The W950i exposes somewhat different philosophy: you can sort tracks by artists, albums, mood (should be set up for every track), view all songs, playlists, create automatic playlists by certain criteria (mood, personal rating). Also there is only Album Art feature available, while it looks good, it’s pretty hard to sort the music library on the PC in a way to make this work effectively. During playback with a flick of an on-screen button you can set the mood for a track, rate it, enable Repeat and Shuffle. Any song can be assigned not only as a ring tone, but as the alarm clock tune, or beamed to another device by different means right from the player. Another thing of note is “fading” playback, when the player turns off automatically after some time (the most welcome feature for those fond of listening to music in bed), ability to set bookmarks (useful for people who listen to long mixes or audio books). On top of that you can change the player’s skin without modifying the theme.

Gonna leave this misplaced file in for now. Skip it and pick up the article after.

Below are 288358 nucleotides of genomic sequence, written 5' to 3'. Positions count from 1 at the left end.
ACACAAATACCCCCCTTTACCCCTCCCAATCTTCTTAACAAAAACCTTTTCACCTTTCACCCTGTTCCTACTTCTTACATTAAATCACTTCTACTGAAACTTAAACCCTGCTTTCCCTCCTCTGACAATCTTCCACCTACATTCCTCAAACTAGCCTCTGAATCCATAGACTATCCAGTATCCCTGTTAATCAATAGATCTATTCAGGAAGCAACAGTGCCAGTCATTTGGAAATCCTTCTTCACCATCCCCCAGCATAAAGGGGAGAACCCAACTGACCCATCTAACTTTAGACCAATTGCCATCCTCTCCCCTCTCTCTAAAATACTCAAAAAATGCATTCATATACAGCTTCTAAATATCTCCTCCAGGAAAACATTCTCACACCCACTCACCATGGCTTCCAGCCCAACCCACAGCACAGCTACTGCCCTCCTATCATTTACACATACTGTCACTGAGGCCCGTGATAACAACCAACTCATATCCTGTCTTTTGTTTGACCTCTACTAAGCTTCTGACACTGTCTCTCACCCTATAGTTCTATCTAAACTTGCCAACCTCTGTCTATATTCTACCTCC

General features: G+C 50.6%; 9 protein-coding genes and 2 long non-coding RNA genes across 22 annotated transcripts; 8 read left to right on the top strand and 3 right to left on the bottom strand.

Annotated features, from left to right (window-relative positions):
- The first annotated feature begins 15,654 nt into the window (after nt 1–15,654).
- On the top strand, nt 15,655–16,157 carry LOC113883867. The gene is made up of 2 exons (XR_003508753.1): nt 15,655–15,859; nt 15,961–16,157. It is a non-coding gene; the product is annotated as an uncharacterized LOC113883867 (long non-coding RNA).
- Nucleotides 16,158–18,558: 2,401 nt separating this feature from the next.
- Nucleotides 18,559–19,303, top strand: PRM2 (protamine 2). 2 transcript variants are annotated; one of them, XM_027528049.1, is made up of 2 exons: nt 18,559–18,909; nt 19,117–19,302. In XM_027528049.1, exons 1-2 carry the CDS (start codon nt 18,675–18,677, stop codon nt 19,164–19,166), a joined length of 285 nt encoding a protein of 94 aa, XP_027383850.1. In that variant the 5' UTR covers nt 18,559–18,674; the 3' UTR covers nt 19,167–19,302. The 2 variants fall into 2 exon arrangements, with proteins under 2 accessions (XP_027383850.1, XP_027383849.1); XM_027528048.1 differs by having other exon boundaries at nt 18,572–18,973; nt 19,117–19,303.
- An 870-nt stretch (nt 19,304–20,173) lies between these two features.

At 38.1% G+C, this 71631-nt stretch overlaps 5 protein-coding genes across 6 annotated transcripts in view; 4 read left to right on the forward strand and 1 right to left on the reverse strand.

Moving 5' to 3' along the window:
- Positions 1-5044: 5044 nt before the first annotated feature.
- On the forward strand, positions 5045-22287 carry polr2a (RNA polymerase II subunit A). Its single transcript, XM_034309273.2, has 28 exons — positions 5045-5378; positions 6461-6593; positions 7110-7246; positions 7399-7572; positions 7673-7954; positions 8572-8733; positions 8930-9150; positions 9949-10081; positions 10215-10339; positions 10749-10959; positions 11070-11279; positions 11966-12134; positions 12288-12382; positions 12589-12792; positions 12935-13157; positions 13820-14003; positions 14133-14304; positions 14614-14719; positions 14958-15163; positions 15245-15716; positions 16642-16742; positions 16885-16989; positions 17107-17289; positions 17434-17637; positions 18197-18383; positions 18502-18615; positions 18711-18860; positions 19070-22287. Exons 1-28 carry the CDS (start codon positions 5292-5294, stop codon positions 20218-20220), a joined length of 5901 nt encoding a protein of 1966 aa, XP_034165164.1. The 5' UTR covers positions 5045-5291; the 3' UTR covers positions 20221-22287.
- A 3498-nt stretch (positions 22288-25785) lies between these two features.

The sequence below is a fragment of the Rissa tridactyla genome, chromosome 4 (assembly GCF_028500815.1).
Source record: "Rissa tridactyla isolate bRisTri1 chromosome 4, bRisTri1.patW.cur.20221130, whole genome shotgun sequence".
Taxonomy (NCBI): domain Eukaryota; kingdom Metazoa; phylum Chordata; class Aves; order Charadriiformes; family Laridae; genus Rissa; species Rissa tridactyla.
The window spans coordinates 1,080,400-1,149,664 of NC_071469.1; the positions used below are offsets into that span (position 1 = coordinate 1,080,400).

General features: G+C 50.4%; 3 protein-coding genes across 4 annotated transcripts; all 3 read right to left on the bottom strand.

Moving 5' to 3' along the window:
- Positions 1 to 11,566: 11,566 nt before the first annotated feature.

We could spend plenty of time telling about the W950i player’s merits; functionality-wise it is superior to that of the N91. Though, it’s clear that not everyone will put it to its limits in this department, but this isn’t the subject of thigh review, right? The focus-group declared the following: the W950i has got a better player onboard and deserves a “+”, while for a worse player implementation the N91 gets a “-“.